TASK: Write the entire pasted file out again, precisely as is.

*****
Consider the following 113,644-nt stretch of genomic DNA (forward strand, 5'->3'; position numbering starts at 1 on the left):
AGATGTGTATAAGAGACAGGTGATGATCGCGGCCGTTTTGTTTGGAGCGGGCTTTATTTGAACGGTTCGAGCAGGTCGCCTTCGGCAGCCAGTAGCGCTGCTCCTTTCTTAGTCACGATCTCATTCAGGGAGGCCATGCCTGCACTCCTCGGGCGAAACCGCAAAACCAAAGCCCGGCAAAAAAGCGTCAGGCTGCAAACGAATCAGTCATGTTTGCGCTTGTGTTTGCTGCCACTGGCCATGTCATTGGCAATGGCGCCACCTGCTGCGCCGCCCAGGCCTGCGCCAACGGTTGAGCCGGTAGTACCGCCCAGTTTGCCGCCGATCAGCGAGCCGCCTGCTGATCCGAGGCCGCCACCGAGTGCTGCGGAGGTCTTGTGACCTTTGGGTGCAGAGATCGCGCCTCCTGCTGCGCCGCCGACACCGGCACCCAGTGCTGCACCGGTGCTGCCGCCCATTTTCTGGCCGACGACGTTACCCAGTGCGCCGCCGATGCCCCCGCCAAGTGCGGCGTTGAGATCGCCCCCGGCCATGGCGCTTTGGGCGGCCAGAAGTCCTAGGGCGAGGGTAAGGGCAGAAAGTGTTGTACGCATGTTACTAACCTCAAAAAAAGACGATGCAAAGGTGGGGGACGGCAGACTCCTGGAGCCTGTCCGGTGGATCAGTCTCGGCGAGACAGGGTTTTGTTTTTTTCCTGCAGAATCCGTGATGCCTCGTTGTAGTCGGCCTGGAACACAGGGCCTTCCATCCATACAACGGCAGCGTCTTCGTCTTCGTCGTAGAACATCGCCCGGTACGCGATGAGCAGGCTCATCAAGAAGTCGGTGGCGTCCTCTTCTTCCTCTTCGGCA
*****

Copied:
Consider the following 113,644-nt stretch of genomic DNA (forward strand, 5'->3'; position numbering starts at 1 on the left):
AGATGTGTATAAGAGACAGGTGATGATCGCGGCCGTTTTGTTTGGAGCGGGCTTTATTTGAACGGTTCGAGCAGGTCGCCTTCGGCAGCCAGTAGCGCTGCTCCTTTCTTAGTCACGATCTCATTCAGGGAGGCCATGCCTGCACTCCTCGGGCGAAACCGCAAAACCAAAGCCCGGCAAAAAAGCGTCAGGCTGCAAACGAATCAGTCATGTTTGCGCTTGTGTTTGCTGCCACTGGCCATGTCATTGGCAATGGCGCCACCTGCTGCGCCGCCCAGGCCTGCGCCAACGGTTGAGCCGGTAGTACCGCCCAGTTTGCCGCCGATCAGCGAGCCGCCTGCTGATCCGAGGCCGCCACCGAGTGCTGCGGAGGTCTTGTGACCTTTGGGTGCAGAGATCGCGCCTCCTGCTGCGCCGCCGACACCGGCACCCAGTGCTGCACCGGTGCTGCCGCCCATTTTCTGGCCGACGACGTTACCCAGTGCGCCGCCGATGCCCCCGCCAAGTGCGGCGTTGAGATCGCCCCCGGCCATGGCGCTTTGGGCGGCCAGAAGTCCTAGGGCGAGGGTAAGGGCAGAAAGTGTTGTACGCATGTTACTAACCTCAAAAAAAGACGATGCAAAGGTGGGGGACGGCAGACTCCTGGAGCCTGTCCGGTGGATCAGTCTCGGCGAGACAGGGTTTTGTTTTTTTCCTGCAGAATCCGTGATGCCTCGTTGTAGTCGGCCTGGAACACAGGGCCTTCCATCCATACAACGGCAGCGTCTTCGTCTTCGTCGTAGAACATCGCCCGGTACGCGATGAGCAGGCTCATCAAGAAGTCGGTGGCGTCCTCTTCTTCCTCTTCGGCA